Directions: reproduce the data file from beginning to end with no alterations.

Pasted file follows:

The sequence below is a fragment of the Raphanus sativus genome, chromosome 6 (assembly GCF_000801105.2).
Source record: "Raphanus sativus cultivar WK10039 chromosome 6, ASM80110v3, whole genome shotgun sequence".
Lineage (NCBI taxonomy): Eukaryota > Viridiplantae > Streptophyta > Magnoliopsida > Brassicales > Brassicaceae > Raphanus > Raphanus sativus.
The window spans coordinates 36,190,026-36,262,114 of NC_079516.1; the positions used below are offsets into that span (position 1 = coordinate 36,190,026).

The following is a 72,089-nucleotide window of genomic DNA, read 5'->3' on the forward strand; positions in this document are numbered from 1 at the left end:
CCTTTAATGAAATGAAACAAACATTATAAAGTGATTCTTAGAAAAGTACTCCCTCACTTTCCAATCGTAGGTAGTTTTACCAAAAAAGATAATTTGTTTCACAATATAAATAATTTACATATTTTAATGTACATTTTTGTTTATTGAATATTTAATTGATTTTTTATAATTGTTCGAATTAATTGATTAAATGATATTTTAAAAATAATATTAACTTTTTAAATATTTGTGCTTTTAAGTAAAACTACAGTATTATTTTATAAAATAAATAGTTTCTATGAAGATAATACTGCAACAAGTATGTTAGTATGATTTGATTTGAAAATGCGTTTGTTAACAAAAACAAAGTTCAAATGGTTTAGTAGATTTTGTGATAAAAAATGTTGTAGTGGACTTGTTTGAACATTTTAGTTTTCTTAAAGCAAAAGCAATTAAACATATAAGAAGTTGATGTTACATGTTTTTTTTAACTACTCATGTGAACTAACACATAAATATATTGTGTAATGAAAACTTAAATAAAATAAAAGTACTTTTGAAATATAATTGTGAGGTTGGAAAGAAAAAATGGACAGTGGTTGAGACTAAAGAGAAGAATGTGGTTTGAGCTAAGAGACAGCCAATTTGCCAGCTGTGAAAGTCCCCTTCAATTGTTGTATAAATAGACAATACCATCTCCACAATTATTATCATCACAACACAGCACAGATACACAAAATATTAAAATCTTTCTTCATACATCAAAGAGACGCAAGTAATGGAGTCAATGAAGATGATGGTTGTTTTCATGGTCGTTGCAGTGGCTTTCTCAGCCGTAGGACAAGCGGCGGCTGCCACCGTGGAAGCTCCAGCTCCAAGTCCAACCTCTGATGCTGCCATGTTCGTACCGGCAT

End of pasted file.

The sequence below is a fragment of the Raphanus sativus genome, chromosome 6 (assembly GCF_000801105.2).
Source record: "Raphanus sativus cultivar WK10039 chromosome 6, ASM80110v3, whole genome shotgun sequence".
Lineage (NCBI taxonomy): Eukaryota > Viridiplantae > Streptophyta > Magnoliopsida > Brassicales > Brassicaceae > Raphanus > Raphanus sativus.
The window spans coordinates 36,190,026-36,262,114 of NC_079516.1; the positions used below are offsets into that span (position 1 = coordinate 36,190,026).

The following is a 72,089-nucleotide window of genomic DNA, read 5'->3' on the forward strand; positions in this document are numbered from 1 at the left end:
CCTTTAATGAAATGAAACAAACATTATAAAGTGATTCTTAGAAAAGTACTCCCTCACTTTCCAATCGTAGGTAGTTTTACCAAAAAAGATAATTTGTTTCACAATATAAATAATTTACATATTTTAATGTACATTTTTGTTTATTGAATATTTAATTGATTTTTTATAATTGTTCGAATTAATTGATTAAATGATATTTTAAAAATAATATTAACTTTTTAAATATTTGTGCTTTTAAGTAAAACTACAGTATTATTTTATAAAATAAATAGTTTCTATGAAGATAATACTGCAACAAGTATGTTAGTATGATTTGATTTGAAAATGCGTTTGTTAACAAAAACAAAGTTCAAATGGTTTAGTAGATTTTGTGATAAAAAATGTTGTAGTGGACTTGTTTGAACATTTTAGTTTTCTTAAAGCAAAAGCAATTAAACATATAAGAAGTTGATGTTACATGTTTTTTTTAACTACTCATGTGAACTAACACATAAATATATTGTGTAATGAAAACTTAAATAAAATAAAAGTACTTTTGAAATATAATTGTGAGGTTGGAAAGAAAAAATGGACAGTGGTTGAGACTAAAGAGAAGAATGTGGTTTGAGCTAAGAGACAGCCAATTTGCCAGCTGTGAAAGTCCCCTTCAATTGTTGTATAAATAGACAATACCATCTCCACAATTATTATCATCACAACACAGCACAGATACACAAAATATTAAAATCTTTCTTCATACATCAAAGAGACGCAAGTAATGGAGTCAATGAAGATGATGGTTGTTTTCATGGTCGTTGCAGTGGCTTTCTCAGCCGTAGGACAAGCGGCGGCTGCCACCGTGGAAGCTCCAGCTCCAAGTCCAACCTCTGATGCTGCCATGTTCGTACCGGCAT